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on 8 April 2007
I've been a fan of Joseph Hansen's writing for some time and I'm especially keen on the Brandstetter whodunnit mystery series.

On one level they are great page-turners, easily read in one sitting. The Raymond Chandler-type story is moved on a few of decades into west coast America of the 1970s and '80s. Instead of private investigator Phillip Marlowe, Hansen's hero is Dave Brandstetter, an insurance investigator doggedly and wearily getting to the bottom or who killed who and why. As with Chandler, no Hansen plot ever lets you down with great endings that often surprise, once all the complex red herrings have been dealt with.

Hansen was a complex gay man (he preferred the word homosexual, rather than gay) who was married to a lesbian and with whom he had a daughter - and this perhaps unsual family situation gave him a unique perspective on life. His fictional hero, Dave Brandstetter is equally complex, in that he is gay but not instantly recognisable as a sterotype and even casts himself as a bit of an outsider. And it is through these eyes, ears and nose that we see the hippy culture of beach house California, we hear the hissing summer lawns of American suburbia, and almost smell the sleazy underbelly hollywood and downtown LA.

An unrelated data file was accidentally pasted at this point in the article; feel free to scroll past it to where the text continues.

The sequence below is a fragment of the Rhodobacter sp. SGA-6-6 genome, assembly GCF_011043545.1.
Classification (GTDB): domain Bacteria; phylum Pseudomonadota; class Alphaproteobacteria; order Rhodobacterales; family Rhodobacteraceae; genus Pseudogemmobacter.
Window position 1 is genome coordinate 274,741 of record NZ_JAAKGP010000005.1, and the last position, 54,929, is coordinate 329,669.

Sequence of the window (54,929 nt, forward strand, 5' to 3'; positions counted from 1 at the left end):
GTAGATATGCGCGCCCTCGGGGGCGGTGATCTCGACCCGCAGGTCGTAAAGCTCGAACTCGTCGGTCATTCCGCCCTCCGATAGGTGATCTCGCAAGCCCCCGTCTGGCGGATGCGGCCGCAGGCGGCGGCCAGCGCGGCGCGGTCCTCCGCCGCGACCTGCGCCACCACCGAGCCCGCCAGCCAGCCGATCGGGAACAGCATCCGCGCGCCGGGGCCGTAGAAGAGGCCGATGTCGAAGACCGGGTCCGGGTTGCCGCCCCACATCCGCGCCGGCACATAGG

For the gay reader (like me) there is also within Hansen's books the added appeal of his portrayal of gay life and the gay scene as it existed from the 1960s through to the 1990s. Each time I read these books I find I pick up on some new thing - a flashback to how things were in the days before AIDS, or else a heart-warming reminder about how things are not that different now. Over the Brandstetter series, some of the pretty skinny beach boy characters grow up into chubbier hairier men, which for the older reader is curiously reassuring.

Early Graves is the ninth book in the Brandstetter series and though written twenty years ago is one which I've only just read. What struck me was how this is now an important period piece about the AIDS era. So much of the early writing about AIDS was apologetic or trying to be educational and it is easy to find books written in the mid to late 1980s on this subject which are patronising, wallowing or just self-indulgent. In Early Graves Hansen does have some explaining to do but this is never intrusive. AIDS provides him with the motive for murders Brandstetter is investigating and a simple whodunnit plot - but it also gives Hansen the opportunity for this mature writer to deal with how we all as humans relate to each other when an ugly crisis stumbles into our lives.
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